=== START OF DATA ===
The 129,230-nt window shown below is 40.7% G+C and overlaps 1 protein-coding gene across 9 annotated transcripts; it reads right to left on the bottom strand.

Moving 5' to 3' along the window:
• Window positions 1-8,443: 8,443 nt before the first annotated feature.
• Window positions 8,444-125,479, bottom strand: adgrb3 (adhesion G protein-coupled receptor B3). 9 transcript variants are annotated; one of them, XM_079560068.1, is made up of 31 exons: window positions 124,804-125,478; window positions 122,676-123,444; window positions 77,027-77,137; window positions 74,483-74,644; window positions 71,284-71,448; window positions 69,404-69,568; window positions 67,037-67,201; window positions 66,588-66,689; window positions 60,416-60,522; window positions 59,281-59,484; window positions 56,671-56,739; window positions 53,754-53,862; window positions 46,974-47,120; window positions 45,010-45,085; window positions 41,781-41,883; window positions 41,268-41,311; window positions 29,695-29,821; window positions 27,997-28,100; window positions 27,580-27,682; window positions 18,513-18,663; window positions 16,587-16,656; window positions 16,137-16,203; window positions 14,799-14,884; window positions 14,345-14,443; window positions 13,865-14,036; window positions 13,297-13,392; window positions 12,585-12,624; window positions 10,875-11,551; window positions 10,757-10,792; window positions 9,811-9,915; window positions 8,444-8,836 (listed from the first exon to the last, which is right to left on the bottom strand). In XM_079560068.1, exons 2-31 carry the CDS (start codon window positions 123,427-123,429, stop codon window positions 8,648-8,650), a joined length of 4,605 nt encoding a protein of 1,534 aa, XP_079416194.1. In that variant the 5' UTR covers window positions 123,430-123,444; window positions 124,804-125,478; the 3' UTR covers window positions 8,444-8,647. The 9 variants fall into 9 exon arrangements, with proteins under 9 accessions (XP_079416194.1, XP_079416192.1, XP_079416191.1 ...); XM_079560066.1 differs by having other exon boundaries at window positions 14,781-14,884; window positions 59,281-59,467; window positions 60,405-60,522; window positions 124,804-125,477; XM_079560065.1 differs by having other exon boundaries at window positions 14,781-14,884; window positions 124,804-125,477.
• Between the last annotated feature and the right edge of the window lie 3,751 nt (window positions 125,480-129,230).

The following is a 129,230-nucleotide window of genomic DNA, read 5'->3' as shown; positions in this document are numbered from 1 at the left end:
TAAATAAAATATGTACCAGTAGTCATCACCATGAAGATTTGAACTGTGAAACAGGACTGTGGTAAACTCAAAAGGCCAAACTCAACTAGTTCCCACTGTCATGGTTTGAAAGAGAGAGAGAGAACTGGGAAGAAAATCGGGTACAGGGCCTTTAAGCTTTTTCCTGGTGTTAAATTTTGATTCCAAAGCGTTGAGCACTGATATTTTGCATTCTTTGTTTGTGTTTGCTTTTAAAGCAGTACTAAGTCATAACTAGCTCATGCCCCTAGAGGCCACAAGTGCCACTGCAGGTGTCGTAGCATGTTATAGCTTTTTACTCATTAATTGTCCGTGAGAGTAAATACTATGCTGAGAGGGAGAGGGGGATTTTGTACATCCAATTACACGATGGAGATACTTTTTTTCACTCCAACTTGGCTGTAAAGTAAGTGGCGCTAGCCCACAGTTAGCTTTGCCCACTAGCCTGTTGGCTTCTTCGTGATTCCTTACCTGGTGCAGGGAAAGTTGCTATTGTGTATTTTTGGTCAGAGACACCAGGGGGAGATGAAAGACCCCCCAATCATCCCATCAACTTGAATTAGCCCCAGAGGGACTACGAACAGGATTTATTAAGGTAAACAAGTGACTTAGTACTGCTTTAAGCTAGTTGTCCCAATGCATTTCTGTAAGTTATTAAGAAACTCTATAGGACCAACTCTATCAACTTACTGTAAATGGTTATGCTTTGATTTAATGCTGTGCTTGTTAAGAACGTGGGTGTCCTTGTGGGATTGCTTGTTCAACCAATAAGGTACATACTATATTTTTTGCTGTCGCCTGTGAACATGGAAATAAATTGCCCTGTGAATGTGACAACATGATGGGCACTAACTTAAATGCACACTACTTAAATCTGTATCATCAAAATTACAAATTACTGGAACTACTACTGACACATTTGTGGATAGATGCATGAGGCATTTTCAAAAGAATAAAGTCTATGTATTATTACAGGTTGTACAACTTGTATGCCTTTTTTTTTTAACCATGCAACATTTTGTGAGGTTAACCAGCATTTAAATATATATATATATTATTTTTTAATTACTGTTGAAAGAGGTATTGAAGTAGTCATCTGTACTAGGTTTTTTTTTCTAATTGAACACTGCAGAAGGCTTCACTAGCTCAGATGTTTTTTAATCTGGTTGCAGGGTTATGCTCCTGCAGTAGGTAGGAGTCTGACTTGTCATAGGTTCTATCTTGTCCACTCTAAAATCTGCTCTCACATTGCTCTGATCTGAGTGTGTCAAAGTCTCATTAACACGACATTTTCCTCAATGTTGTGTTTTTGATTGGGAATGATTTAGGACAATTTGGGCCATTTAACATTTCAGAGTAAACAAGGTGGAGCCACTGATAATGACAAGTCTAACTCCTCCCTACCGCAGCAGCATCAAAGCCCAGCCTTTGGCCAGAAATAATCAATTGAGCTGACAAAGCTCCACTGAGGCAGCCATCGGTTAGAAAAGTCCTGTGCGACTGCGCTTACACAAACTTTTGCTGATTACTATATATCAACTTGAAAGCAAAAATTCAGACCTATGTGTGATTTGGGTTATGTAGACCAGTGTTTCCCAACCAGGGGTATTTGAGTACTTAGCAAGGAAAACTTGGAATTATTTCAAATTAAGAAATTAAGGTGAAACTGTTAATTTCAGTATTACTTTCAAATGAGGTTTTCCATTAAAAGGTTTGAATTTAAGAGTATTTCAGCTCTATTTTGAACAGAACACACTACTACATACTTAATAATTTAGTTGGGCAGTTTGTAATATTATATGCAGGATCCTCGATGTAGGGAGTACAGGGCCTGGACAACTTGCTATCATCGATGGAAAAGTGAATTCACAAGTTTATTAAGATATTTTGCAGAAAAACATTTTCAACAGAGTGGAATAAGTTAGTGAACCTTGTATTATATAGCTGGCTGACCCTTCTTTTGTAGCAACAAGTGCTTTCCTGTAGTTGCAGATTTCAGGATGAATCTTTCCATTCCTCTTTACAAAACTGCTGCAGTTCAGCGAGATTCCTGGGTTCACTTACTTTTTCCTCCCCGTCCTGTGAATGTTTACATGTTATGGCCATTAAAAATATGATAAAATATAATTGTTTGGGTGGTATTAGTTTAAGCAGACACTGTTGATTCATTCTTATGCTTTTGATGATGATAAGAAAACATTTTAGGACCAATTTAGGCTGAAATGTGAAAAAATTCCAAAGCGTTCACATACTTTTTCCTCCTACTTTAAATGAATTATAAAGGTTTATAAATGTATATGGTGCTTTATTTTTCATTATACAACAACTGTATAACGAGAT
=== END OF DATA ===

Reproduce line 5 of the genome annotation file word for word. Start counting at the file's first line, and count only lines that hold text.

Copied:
• Between the last annotated feature and the right edge of the window lie 3,751 nt (window positions 125,480-129,230).